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“Pride and Prejudice and Vampires”

byzantiumOk, that’s probably not strictly accurate, but there is more than a hint of it, in the way this manages to combine period drama with Gothic horror trappings – while also depicting the same characters in the present day. This slipping back and forth in time is somewhat distracting, and there are points where you wish they had just picked an era and stuck with it. The heroines here are a pair of mother and daughter vampires (Arterton and Ronan), who have been more or less on the run for about two centuries. For the mother, Clara, was a terminally-ill prostitute who stole the secret of vampirism from her client, Captain Ruthven (Jonny Lee Miller) in the early 19th century. She not only became immortal herself, she turned her daughter, Eleanor – an act strictly against the tenets of The Brethren, who are kinda like the vampire union, who put out a death-warrant on the pair. In the present day, this means Clara – still turning tricks to provide for Eleanor – has occasionally to decapitate people with a garrotte, should they turn out to be hunters sent by The Brethren.

The pair end up wintering in a boarding-house on the sea-front of a largely deserted seaside town (I got a strong whiff of Harry Kümel’s Daughters of Darkness, which had Ostend instead of Hastings for its “experienced” female vampire and her acolyte). Eleanor is increasingly dissatisfied – and who wouldn’t be after two centuries stuck in perpetual adolescence – and seems almost to half a self-destructive streak, including writing essays at school about her vampiric life, which naturally cause concern to her teacher! She also builds a relationship with young, ill waiter Frank, something of which Clara also disapproves. There’s a good, dynamic contrast between the two leads. At the time, Ronan was fresh off both Hanna and than Violet + Daisy, though she is the cerebral of the pair here, careful only to drain the blood of those who are ready and willing to accept death. In comparison, Arterton is far more animalistic and instinctual, making this an interesting warm-up for her subsequent role in Hansel & Gretel: Witch Hunters.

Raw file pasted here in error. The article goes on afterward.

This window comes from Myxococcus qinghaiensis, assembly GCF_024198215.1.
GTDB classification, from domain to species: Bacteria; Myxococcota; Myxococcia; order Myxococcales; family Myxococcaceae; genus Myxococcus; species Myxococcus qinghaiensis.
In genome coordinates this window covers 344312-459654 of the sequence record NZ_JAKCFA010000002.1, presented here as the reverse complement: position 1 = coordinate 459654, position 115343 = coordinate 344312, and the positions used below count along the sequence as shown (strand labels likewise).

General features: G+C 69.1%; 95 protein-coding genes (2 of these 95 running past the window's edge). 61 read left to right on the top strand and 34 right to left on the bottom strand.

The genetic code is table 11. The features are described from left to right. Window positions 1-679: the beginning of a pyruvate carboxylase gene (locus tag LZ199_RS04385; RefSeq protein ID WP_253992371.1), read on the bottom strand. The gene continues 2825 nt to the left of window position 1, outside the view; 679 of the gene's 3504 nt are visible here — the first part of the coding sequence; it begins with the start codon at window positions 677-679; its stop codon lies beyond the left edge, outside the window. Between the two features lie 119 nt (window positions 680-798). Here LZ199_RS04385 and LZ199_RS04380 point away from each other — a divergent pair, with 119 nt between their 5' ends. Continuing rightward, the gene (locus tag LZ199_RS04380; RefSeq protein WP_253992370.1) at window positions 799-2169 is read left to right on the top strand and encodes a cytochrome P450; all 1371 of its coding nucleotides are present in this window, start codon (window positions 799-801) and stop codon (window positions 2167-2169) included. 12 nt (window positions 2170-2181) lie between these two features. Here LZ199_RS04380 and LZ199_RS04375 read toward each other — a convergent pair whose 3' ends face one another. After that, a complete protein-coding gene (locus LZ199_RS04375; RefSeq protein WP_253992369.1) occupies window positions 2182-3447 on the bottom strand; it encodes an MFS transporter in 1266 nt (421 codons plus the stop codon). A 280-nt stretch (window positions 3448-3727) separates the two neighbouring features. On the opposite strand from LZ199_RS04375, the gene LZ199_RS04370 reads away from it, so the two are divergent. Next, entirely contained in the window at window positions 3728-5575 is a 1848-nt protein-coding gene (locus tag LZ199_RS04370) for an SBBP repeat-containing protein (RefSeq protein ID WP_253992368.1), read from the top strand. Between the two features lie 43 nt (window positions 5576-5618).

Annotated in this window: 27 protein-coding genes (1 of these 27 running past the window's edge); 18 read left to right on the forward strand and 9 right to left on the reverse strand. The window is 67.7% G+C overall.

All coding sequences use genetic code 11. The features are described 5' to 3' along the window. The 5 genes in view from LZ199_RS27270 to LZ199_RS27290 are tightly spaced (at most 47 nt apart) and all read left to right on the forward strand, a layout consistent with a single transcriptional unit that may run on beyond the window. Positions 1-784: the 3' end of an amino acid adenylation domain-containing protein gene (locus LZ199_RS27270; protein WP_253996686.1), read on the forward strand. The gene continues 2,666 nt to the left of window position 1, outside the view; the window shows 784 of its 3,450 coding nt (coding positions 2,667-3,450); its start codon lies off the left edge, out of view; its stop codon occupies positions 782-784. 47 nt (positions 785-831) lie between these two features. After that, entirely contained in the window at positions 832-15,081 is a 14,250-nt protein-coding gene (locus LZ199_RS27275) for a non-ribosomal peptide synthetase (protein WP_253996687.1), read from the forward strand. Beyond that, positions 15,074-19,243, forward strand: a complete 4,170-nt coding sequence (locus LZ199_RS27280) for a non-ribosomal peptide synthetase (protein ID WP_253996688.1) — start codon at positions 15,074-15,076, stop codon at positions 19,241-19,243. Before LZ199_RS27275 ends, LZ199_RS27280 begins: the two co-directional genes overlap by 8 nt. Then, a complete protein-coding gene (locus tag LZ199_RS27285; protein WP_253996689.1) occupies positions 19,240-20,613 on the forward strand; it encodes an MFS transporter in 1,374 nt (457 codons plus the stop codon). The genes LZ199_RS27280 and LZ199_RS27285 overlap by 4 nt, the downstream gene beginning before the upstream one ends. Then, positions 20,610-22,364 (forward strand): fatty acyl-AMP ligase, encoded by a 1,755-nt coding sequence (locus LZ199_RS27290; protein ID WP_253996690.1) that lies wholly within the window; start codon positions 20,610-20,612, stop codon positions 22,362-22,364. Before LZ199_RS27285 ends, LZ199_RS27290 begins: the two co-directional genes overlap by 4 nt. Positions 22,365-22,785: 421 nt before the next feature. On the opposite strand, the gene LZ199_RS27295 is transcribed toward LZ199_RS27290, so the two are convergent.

This isn’t Jordan’s first entry in the vampire genre, having previously directed Interview With the Vampire, and the two aren’t dissimilar, both being as much about the relationships as actual blood-sucking. I wish I’d learned more about the back-story of Clara and Eleanor; there would seem to be a rich history there, that’s almost entirely unexplored, with virtually nothing about the 190 years between the latter’s turning and the present day. Has Eleanor been a sullen teenager all that time? Dear God, I thought I was a saint, handling the resulting sulkiness for less than a decade, as our kids went through it. Decapitation by garrotte sometimes seemed a good approach to parenting. However, at least Eleanor doesn’t sparkle, although there’s an amusing nod to other vampire lore, as she watches one of the classic Hammer movies from the genre. If not developed fully enough to be a classic itself, there’s still enough new and/or well done here, to make this better than your average random Netflix selection.

Dir: Neil Jordan
Star: Saoirse Ronan, Gemma Arterton, Daniel Mays, Sam Reilly

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